As I mentioned, Liberal faithful (and that certainly includes Professor Morton) won't agree nor would I expect them to.
The people the LPC needs to win over - and isn't - are those who consistently rate Iggy lower than Harper. They're the folks who'll be deciding the next election and a troubling measure more of them are leaning toward the CPC, not Ignatieff's LPC.
The consolation prize of a quick election might be a kick in the pants strong enough to restore liberalism to the LPC. I think that sort of epiphany is long overdue.
Why isn't it about Party principles and policies? The leaders come and go. The policies, to me, are the determining factor. I don't agree with all LPC policy, but I feel they can help the most people, most of the time. (AND, they're the only Party that can unseat the CONS.)Thanks. LK
Unfortunately LK, only the voting public can unseat the Cons and, for them to do that, they have to perceive Liberal "principles and policies" they'll embrace. So, where are those? Other than banal platitudes the only specific stands Mr. I has taken are anything but progressive.
Mr. Harper sought to shift Canada's political centre hard right. Mr. I, rather than seeking to pull that centre back where it belongs has, instead, chosen to take the LPC right to be alongside Mr. Harper. In doing that the LPC is offering voters sameness rather than new direction.
"We can do better" has come to mean "we can do the same things, only better."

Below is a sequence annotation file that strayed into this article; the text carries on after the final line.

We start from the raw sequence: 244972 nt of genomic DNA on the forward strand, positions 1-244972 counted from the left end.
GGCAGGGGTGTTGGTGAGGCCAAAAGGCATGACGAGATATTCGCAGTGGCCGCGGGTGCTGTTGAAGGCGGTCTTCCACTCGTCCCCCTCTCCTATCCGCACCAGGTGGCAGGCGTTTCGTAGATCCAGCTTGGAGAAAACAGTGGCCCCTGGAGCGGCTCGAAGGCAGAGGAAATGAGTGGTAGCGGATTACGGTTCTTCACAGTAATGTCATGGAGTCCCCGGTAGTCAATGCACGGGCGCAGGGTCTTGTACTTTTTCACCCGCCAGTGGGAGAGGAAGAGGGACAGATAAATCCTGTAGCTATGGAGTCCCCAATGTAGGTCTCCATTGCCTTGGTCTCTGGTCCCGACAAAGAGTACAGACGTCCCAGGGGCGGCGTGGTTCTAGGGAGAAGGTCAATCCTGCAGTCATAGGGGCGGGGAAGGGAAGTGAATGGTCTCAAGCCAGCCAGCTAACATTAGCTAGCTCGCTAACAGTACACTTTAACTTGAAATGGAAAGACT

The people we need to unseat the Cons - the Canadian voters - aren't warming to Mr. I or his tepid message and who can blame them? Not I certainly.
Harper is a disaster. Scandals, incompetence, hypocrisy - it's all there. He should fall over all on his own and any good LPC leader ought to be able to slice and dice him to pieces. Iggy has shown himself unable to deliver that punch.
When the LPC membership regain their senses and realize we need a leader who can genuinely connect with the voting public and win back their support with truly progressive policies, the Dion-Ignatieff malaise may end. Until then we'll have to sit patiently and wait for Mr. Harper to do something so bad he'll implode.
I meant as a Party, to unseat the Cons, to not divide the Left--VOTE LIBERAL! Since we haven't yet 'united', LPC is our only reasonable hope. Voter's? They don't pay enough attention at the best of times. And are easily misled. Especially when their lowest forms of thinking, bigotry and vengeance are being played to. We're being dumbed-down and doomed but I'll still vote Liberal and hope for the best. LK
As for 'coveting', welcome to Stephen Harper's vision for Canada. LK
LK, the Liberal "left" isn't divided, it's been ousted. We are beset with a Leader who believes warfighting is the way of the future for our military, who tied the Libs to the Israelis on Gaza, who supported that truly awful Harper "stimulus" budget instead of presenting an alternative, who has said nothing meaningful on climate change and, to the contrary, sees the Tar Sands as the key to a prosperous 21st century for Canada and bitumen as a hallmark of national unity.
I've been a Liberal for over 40-years but I don't see any semblance of liberalism, as I understand it, in Iggle's policies. Each and every one of those positions above is entirely conservative.
I come from a province where we've had a gutfull of rightwing government under a "Liberal" label. It's a disgrace, a defilement of the name.
So LK if you want to support a conservative party because it lays claim to the title "Liberal" be my guest. I'll support a liberal party if only you can show me one.